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All About My Mother's Dog

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On August 3, 1999, Ann Murray took Charlie to Rogers Animal Hospital, where veterinarian C.J. Beaupied gave the dog a clean bill of health but suggested a grooming. "At the time "Charlie' had some fleas... and some matting to his fur," Beaupied wrote. So Murray made an appointment with Sadar, but had to reschedule because of the approach of Hurricane Floyd. On September 24 Ann Murray finally left Charlie at Sadar's shop.

"All I could do is cry when he came back in that condition," Sadar says. "I just called the board members and said, "We need to have an emergency meeting before I do anything with this dog.'" Sadar took a Polaroid, which she has kept, of Charlie's underbelly; the photo shows a dark stain of urine. His fur was matted and infested with fleas. "From grooming animals you know how the dog is supposed to look," she says. "That's not how Charlie looked." Kritter Kare members unanimously decided to hold on to Charlie and advised Sadar to inform Ann Murray.

Enter David Murray, a 53-year-old father of four. After arriving home October 1 from a business trip, he drove to Kritters Pet Supplies and demanded Charlie's return. When Sadar refused, Murray called the Fort Lauderdale police. Two cops showed up, spoke with both Sadar and Murray, then ordered Murray to leave and warned that he would be arrested for trespassing if he returned.

To understand the events that followed, one must know something about David Murray. This is a man who in 1968, after his rare Austin Healey Sprite automobile was stolen and stripped, started a mission. Every time he passed an Austin, he recalls, he scrutinized it for pirated parts. Two years after the theft, he found his car's seats in a Sprite that was parked at Broward Community College campus in Davie. When Murray contacted the car's owner, he returned them. In 1990, after losing $3500 in a stock trade that involved a catalog-distribution company called Showcase Shop-by-Video, David Murray began a new crusade. He filed a complaint with the Securities and Exchange Commission, then spent years hectoring the stockbroker who had suggested the purchase. In 1996 the broker refunded $2500.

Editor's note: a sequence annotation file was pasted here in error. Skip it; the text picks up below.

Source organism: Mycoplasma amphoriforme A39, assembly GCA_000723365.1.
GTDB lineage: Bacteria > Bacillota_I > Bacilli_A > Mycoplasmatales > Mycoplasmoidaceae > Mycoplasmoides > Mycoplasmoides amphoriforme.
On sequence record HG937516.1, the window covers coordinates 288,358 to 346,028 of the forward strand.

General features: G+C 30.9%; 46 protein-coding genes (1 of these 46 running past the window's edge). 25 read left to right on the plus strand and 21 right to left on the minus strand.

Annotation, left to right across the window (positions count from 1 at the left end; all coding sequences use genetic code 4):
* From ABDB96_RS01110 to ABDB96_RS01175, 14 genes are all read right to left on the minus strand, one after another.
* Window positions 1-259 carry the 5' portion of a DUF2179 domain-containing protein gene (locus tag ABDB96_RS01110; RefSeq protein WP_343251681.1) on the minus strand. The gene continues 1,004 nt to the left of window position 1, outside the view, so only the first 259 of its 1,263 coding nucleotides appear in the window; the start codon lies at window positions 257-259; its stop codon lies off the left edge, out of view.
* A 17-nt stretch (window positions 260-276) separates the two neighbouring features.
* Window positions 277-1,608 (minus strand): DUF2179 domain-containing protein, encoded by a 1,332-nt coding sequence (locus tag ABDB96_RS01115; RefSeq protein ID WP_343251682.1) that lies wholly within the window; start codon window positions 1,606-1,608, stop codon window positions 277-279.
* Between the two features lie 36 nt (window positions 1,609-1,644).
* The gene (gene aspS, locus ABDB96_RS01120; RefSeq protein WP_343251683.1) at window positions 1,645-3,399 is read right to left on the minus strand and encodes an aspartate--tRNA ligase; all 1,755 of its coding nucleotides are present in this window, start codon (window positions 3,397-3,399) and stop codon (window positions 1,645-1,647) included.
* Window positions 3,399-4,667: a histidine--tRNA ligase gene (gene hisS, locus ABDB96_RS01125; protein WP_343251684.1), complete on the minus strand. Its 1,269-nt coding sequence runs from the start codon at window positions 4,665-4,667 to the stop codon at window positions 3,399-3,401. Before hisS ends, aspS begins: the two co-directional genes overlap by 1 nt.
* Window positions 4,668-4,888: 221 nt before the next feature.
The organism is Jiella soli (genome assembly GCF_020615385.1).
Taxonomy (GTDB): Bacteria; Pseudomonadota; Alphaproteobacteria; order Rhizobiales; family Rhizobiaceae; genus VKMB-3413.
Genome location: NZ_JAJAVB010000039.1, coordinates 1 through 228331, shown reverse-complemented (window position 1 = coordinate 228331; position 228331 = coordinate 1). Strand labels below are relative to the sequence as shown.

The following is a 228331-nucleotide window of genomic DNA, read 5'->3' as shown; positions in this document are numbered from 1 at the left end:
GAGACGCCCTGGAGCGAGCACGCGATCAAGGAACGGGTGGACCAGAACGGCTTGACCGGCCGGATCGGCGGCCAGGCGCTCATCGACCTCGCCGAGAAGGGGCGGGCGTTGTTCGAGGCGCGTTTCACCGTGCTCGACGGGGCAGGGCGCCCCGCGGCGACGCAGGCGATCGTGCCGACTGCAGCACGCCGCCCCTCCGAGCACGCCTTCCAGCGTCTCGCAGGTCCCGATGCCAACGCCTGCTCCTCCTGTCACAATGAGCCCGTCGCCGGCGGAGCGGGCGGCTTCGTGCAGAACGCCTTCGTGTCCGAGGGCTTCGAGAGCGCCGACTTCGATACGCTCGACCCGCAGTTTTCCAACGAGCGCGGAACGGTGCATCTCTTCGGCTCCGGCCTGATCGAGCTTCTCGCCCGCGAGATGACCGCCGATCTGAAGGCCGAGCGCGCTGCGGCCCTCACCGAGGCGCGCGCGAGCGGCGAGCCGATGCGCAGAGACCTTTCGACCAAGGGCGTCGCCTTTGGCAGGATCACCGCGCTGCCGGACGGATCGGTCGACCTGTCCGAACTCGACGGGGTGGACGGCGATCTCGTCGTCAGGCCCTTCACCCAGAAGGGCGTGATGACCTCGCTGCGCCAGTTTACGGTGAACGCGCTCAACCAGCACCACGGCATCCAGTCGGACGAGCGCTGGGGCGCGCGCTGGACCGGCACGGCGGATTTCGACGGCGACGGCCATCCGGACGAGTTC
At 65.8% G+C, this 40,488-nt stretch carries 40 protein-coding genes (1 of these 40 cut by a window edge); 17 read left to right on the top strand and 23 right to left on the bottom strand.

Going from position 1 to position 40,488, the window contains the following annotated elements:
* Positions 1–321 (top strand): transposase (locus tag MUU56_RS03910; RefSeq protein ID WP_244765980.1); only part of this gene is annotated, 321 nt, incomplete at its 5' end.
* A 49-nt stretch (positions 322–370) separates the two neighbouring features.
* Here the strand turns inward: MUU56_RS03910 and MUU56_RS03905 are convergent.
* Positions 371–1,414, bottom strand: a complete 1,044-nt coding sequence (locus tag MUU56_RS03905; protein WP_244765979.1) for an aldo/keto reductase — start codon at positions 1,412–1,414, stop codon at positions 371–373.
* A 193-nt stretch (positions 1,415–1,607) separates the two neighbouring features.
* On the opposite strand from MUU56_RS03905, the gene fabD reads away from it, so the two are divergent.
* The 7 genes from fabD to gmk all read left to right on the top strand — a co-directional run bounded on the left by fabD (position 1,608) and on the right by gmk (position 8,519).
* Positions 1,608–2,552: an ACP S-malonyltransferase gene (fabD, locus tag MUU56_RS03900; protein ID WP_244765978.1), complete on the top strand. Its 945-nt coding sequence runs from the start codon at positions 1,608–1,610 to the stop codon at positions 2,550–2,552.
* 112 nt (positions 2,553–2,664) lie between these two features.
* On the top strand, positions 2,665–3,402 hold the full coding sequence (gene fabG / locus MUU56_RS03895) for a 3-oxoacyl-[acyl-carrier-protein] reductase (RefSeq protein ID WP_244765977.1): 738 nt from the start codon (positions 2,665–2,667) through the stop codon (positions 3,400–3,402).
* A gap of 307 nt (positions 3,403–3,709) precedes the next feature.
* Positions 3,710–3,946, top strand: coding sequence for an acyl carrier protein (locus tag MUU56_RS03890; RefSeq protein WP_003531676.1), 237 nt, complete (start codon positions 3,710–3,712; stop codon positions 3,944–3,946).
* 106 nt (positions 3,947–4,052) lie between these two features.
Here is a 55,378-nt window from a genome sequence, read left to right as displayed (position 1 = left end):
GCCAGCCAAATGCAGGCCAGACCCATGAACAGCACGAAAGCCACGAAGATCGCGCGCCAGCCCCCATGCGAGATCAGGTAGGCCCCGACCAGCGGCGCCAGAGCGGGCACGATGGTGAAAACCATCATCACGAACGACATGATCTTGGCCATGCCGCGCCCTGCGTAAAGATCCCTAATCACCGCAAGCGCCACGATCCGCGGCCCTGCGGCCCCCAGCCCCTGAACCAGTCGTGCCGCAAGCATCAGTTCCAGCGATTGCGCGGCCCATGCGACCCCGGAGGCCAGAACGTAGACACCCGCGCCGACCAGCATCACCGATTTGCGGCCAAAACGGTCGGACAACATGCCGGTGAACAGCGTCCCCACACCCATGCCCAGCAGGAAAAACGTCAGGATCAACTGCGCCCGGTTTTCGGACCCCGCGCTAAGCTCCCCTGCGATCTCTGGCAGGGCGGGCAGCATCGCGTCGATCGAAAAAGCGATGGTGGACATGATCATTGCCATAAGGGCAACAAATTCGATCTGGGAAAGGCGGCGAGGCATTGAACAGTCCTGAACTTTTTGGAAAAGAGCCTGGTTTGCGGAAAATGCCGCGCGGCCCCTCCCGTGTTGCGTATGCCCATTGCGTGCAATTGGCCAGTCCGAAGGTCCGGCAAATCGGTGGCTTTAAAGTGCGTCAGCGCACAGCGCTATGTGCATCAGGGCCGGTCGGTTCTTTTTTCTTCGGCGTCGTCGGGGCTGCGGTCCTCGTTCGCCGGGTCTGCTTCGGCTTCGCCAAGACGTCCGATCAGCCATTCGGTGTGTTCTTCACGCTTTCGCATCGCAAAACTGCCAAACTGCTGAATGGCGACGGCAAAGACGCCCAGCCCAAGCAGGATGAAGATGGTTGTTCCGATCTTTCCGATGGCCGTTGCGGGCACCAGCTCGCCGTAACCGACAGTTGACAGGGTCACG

So David Murray wasn't fazed by Sadar's refusal to return Charlie. "They had told my mom that they were going to have a board meeting, and the board would decide whether she was going to get the dog back," David recalls. "But they wouldn't give my mom the names of the board members." David tracked them down anyway and requested Charlie's return, he says. They refused.

On October 6, 1999, a veterinarian at South Federal Animal Hospital examined Charlie and treated him for tapeworm, which he had most likely contracted from the fleas. Around that time the Murrays retained local animal-rights attorney Steven Logan. Negotiations lasted for months but were unsuccessful.

In May 2000 David Murray filed a lawsuit against Kritter Kare demanding, among other things, Charlie's return. So far the lawsuit has gone nowhere. This past October the Sadars' attorney, Paula Kessler, told Judge Linda Pratt the dog had been adopted. "Now, why did they carry out all these negotiations if the dog had been adopted out?" Murray asks.

So Murray went to a sign shop, paid for printing of the banners, mounted them on PVC pipe, then hung them on his truck. "I thought about it," he says. "I stewed about it and determined what I was going to do." On March 9, 2001, at around 7:30 a.m., he drove to Federal Highway and Davie Boulevard, where the Sadars had moved their shops the preceding summer. When Kelly and Cheryl drove up an hour and a half later, pandemonium ensued. "I guess the best way to put it was they were as confused as termites in a yo-yo," Murray muses.

Murray has continued his mission, visiting the location 30 or 40 times and sometimes stopping. He's usually there during rush hour. Cheryl Sadar has called the police often, and twice, in March and May, the Sadars asked for a restraining order to keep Murray away. Judges denied the requests because Murray has not threatened violence.

The Murrays' lawsuit, which has cost them about $1300 in fees, is still open. David Murray offered to pay for binding arbitration at a hearing in June, but the Sadars rejected the idea. Now the Murrays say the return of Charlie is no longer a goal. "I said up front that if he was adopted I wouldn't ask for him back," says Ann Murray, "because I don't want to do to his new family what was done to me."

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Victor Thompson

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